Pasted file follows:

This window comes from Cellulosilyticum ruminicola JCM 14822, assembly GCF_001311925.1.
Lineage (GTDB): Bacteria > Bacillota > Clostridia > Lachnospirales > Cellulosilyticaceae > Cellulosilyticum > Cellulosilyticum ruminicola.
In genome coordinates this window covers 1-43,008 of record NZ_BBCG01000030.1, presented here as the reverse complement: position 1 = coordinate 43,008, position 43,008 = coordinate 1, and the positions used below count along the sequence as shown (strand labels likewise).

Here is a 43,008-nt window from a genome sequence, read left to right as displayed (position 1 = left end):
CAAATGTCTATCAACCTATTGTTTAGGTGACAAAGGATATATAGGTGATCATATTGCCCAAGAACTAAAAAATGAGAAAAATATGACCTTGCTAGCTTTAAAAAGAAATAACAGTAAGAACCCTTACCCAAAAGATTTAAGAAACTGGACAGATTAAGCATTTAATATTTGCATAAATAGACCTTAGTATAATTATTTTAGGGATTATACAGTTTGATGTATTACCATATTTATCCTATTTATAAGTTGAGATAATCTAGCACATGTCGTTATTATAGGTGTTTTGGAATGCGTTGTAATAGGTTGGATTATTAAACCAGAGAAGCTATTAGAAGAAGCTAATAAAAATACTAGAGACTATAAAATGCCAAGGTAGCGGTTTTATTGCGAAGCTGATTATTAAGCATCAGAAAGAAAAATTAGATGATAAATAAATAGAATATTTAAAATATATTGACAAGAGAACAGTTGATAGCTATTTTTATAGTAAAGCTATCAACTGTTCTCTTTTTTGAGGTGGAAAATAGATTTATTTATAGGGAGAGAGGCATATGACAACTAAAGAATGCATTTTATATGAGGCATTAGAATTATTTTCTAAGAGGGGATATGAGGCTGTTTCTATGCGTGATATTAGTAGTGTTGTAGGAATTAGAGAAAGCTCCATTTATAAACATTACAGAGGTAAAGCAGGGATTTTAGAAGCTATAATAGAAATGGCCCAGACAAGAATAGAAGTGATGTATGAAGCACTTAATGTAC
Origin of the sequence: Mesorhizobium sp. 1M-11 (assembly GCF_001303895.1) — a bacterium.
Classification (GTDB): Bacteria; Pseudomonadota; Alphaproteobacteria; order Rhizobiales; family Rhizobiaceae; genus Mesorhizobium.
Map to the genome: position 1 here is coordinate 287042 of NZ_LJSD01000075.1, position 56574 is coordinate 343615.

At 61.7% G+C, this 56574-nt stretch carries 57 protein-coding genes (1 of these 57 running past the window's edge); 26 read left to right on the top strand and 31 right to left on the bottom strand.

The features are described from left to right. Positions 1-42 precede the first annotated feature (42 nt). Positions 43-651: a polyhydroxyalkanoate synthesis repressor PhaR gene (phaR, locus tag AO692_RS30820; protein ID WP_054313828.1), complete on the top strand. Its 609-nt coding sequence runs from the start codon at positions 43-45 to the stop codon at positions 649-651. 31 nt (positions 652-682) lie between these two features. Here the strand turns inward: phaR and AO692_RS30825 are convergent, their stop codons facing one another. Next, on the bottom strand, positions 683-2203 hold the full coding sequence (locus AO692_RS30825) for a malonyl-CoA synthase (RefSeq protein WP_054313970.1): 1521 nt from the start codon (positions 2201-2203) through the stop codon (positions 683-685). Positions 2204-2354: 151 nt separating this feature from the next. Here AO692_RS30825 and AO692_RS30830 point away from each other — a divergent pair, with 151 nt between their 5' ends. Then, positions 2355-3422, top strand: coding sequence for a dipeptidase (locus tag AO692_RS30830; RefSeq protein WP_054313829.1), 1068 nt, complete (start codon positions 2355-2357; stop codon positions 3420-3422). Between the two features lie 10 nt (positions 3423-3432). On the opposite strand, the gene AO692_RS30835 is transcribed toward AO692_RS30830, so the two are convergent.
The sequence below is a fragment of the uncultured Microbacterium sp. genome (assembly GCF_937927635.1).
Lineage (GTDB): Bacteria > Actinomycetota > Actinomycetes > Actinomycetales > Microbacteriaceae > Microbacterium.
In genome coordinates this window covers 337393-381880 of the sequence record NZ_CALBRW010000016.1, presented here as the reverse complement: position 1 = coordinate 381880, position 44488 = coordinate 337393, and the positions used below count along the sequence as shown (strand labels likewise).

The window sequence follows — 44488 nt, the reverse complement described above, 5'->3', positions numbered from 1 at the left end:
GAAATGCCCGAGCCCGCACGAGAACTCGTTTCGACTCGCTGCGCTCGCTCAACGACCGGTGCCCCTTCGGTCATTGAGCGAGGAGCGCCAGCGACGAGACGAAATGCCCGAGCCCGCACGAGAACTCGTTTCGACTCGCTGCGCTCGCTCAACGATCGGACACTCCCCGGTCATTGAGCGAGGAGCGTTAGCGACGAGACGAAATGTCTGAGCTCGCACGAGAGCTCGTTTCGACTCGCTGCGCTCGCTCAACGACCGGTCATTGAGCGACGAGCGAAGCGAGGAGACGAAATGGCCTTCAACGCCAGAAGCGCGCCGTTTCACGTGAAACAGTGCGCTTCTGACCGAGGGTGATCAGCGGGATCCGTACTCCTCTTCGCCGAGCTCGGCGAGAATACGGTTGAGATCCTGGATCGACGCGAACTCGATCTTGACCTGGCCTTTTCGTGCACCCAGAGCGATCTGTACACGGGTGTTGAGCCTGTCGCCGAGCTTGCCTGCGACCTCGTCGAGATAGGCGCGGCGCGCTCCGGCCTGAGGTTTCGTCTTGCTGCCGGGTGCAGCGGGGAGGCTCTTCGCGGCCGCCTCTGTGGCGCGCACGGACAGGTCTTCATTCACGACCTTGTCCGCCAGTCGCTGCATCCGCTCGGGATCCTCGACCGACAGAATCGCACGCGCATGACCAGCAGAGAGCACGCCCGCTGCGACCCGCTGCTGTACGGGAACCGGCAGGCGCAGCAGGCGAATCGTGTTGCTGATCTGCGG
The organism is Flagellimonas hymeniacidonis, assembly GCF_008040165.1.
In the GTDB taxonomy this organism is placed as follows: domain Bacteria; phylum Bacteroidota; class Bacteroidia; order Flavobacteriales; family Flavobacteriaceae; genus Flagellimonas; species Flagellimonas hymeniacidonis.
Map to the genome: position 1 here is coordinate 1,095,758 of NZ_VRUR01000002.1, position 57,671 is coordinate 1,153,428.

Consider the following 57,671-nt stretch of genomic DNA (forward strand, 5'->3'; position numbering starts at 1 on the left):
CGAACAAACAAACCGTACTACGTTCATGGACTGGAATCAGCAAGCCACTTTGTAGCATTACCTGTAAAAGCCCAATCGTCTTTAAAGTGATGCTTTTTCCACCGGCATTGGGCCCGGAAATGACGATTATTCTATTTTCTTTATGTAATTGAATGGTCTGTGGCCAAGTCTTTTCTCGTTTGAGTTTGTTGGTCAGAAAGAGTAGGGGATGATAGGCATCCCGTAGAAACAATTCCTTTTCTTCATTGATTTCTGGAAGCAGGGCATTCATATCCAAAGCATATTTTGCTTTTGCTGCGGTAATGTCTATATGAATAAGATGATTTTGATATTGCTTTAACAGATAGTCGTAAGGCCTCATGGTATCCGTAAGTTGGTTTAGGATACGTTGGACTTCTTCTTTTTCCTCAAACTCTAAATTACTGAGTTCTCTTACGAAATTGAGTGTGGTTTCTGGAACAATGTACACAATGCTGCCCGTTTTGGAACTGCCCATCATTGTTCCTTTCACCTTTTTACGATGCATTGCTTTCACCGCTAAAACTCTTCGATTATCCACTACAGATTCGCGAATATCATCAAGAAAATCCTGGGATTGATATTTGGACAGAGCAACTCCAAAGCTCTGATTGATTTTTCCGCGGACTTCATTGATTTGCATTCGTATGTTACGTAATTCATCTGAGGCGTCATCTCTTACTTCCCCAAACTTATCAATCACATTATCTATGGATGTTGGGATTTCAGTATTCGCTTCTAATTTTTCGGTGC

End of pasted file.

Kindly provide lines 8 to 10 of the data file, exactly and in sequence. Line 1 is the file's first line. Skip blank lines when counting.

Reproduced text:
Map to the genome: position 1 here is coordinate 287042 of NZ_LJSD01000075.1, position 56574 is coordinate 343615.

At 61.7% G+C, this 56574-nt stretch carries 57 protein-coding genes (1 of these 57 running past the window's edge); 26 read left to right on the top strand and 31 right to left on the bottom strand.

The features are described from left to right. Positions 1-42 precede the first annotated feature (42 nt). Positions 43-651: a polyhydroxyalkanoate synthesis repressor PhaR gene (phaR, locus tag AO692_RS30820; protein ID WP_054313828.1), complete on the top strand. Its 609-nt coding sequence runs from the start codon at positions 43-45 to the stop codon at positions 649-651. 31 nt (positions 652-682) lie between these two features. Here the strand turns inward: phaR and AO692_RS30825 are convergent, their stop codons facing one another. Next, on the bottom strand, positions 683-2203 hold the full coding sequence (locus AO692_RS30825) for a malonyl-CoA synthase (RefSeq protein WP_054313970.1): 1521 nt from the start codon (positions 2201-2203) through the stop codon (positions 683-685). Positions 2204-2354: 151 nt separating this feature from the next. Here AO692_RS30825 and AO692_RS30830 point away from each other — a divergent pair, with 151 nt between their 5' ends. Then, positions 2355-3422, top strand: coding sequence for a dipeptidase (locus tag AO692_RS30830; RefSeq protein WP_054313829.1), 1068 nt, complete (start codon positions 2355-2357; stop codon positions 3420-3422). Between the two features lie 10 nt (positions 3423-3432). On the opposite strand, the gene AO692_RS30835 is transcribed toward AO692_RS30830, so the two are convergent.